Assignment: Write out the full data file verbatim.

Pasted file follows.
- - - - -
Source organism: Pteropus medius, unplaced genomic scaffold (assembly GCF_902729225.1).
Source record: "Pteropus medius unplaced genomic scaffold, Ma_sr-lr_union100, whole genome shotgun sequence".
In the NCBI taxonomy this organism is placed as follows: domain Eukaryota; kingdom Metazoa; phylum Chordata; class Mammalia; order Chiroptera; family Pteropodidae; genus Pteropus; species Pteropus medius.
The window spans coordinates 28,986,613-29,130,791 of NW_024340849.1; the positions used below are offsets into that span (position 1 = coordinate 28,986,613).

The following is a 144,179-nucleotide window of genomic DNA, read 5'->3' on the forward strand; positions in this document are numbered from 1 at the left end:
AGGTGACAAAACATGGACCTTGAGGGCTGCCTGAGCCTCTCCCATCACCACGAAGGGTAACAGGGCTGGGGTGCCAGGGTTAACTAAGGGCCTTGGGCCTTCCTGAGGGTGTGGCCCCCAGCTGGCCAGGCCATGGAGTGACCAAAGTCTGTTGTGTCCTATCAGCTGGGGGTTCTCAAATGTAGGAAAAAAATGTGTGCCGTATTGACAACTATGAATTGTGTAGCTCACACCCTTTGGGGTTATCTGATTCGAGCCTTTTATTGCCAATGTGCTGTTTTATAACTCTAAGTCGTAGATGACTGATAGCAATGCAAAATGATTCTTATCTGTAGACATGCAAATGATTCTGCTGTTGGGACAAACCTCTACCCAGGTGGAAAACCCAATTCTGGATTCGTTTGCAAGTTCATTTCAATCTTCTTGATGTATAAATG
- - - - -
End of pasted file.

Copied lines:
Source organism: Pteropus medius, unplaced genomic scaffold (assembly GCF_902729225.1).
Source record: "Pteropus medius unplaced genomic scaffold, Ma_sr-lr_union100, whole genome shotgun sequence".
In the NCBI taxonomy this organism is placed as follows: domain Eukaryota; kingdom Metazoa; phylum Chordata; class Mammalia; order Chiroptera; family Pteropodidae; genus Pteropus; species Pteropus medius.
The window spans coordinates 28,986,613-29,130,791 of NW_024340849.1; the positions used below are offsets into that span (position 1 = coordinate 28,986,613).

The following is a 144,179-nucleotide window of genomic DNA, read 5'->3' on the forward strand; positions in this document are numbered from 1 at the left end:
AGGTGACAAAACATGGACCTTGAGGGCTGCCTGAGCCTCTCCCATCACCACGAAGGGTAACAGGGCTGGGGTGCCAGGGTTAACTAAGGGCCTTGGGCCTTCCTGAGGGTGTGGCCCCCAGCTGGCCAGGCCATGGAGTGACCAAAGTCTGTTGTGTCCTATCAGCTGGGGGTTCTCAAATGTAGGAAAAAAATGTGTGCCGTATTGACAACTATGAATTGTGTAGCTCACACCCTTTGGGGTTATCTGATTCGAGCCTTTTATTGCCAATGTGCTGTTTTATAACTCTAAGTCGTAGATGACTGATAGCAATGCAAAATGATTCTTATCTGTAGACATGCAAATGATTCTGCTGTTGGGACAAACCTCTACCCAGGTGGAAAACCCAATTCTGGATTCGTTTGCAAGTTCATTTCAATCTTCTTGATGTATAAATG